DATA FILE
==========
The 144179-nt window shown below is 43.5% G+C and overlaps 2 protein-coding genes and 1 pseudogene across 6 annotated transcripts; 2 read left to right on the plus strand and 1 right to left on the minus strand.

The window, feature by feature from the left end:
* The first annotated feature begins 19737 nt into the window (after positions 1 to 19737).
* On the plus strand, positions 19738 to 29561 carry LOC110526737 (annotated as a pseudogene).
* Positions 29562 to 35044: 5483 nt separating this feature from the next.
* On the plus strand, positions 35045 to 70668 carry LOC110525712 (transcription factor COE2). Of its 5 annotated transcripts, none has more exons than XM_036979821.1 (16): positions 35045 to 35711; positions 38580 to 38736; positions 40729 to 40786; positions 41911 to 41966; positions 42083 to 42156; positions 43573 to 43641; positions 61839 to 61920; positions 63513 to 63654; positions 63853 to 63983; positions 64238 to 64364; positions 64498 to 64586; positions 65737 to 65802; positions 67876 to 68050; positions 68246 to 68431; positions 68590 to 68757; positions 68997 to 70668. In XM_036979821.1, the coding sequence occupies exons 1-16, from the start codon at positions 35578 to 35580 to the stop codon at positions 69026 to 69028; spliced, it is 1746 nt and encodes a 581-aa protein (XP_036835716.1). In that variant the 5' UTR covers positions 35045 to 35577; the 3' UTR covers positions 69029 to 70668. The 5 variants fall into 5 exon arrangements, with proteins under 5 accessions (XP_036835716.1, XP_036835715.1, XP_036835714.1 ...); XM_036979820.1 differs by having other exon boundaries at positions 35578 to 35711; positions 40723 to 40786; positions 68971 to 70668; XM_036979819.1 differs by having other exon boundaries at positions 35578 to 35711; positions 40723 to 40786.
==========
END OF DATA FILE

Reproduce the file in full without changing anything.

The 144179-nt window shown below is 43.5% G+C and overlaps 2 protein-coding genes and 1 pseudogene across 6 annotated transcripts; 2 read left to right on the plus strand and 1 right to left on the minus strand.

The window, feature by feature from the left end:
* The first annotated feature begins 19737 nt into the window (after positions 1 to 19737).
* On the plus strand, positions 19738 to 29561 carry LOC110526737 (annotated as a pseudogene).
* Positions 29562 to 35044: 5483 nt separating this feature from the next.
* On the plus strand, positions 35045 to 70668 carry LOC110525712 (transcription factor COE2). Of its 5 annotated transcripts, none has more exons than XM_036979821.1 (16): positions 35045 to 35711; positions 38580 to 38736; positions 40729 to 40786; positions 41911 to 41966; positions 42083 to 42156; positions 43573 to 43641; positions 61839 to 61920; positions 63513 to 63654; positions 63853 to 63983; positions 64238 to 64364; positions 64498 to 64586; positions 65737 to 65802; positions 67876 to 68050; positions 68246 to 68431; positions 68590 to 68757; positions 68997 to 70668. In XM_036979821.1, the coding sequence occupies exons 1-16, from the start codon at positions 35578 to 35580 to the stop codon at positions 69026 to 69028; spliced, it is 1746 nt and encodes a 581-aa protein (XP_036835716.1). In that variant the 5' UTR covers positions 35045 to 35577; the 3' UTR covers positions 69029 to 70668. The 5 variants fall into 5 exon arrangements, with proteins under 5 accessions (XP_036835716.1, XP_036835715.1, XP_036835714.1 ...); XM_036979820.1 differs by having other exon boundaries at positions 35578 to 35711; positions 40723 to 40786; positions 68971 to 70668; XM_036979819.1 differs by having other exon boundaries at positions 35578 to 35711; positions 40723 to 40786.